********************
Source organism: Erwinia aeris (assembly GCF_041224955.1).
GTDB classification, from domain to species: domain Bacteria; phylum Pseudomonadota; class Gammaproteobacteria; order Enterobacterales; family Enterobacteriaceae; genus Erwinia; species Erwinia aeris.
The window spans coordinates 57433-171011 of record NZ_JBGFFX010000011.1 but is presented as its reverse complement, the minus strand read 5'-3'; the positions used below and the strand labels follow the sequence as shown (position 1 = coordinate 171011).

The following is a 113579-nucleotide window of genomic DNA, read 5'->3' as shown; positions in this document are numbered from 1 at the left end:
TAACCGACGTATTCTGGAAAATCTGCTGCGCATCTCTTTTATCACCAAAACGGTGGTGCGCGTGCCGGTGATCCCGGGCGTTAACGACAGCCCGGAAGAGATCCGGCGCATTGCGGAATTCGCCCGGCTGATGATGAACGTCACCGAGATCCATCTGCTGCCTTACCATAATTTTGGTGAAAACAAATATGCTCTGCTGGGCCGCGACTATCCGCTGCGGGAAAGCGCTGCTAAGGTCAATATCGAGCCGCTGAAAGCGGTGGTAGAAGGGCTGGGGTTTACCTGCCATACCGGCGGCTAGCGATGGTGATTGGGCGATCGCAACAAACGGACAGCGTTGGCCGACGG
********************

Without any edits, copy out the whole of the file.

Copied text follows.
Source organism: Erwinia aeris (assembly GCF_041224955.1).
GTDB classification, from domain to species: domain Bacteria; phylum Pseudomonadota; class Gammaproteobacteria; order Enterobacterales; family Enterobacteriaceae; genus Erwinia; species Erwinia aeris.
The window spans coordinates 57433-171011 of record NZ_JBGFFX010000011.1 but is presented as its reverse complement, the minus strand read 5'-3'; the positions used below and the strand labels follow the sequence as shown (position 1 = coordinate 171011).

The following is a 113579-nucleotide window of genomic DNA, read 5'->3' as shown; positions in this document are numbered from 1 at the left end:
TAACCGACGTATTCTGGAAAATCTGCTGCGCATCTCTTTTATCACCAAAACGGTGGTGCGCGTGCCGGTGATCCCGGGCGTTAACGACAGCCCGGAAGAGATCCGGCGCATTGCGGAATTCGCCCGGCTGATGATGAACGTCACCGAGATCCATCTGCTGCCTTACCATAATTTTGGTGAAAACAAATATGCTCTGCTGGGCCGCGACTATCCGCTGCGGGAAAGCGCTGCTAAGGTCAATATCGAGCCGCTGAAAGCGGTGGTAGAAGGGCTGGGGTTTACCTGCCATACCGGCGGCTAGCGATGGTGATTGGGCGATCGCAACAAACGGACAGCGTTGGCCGACGG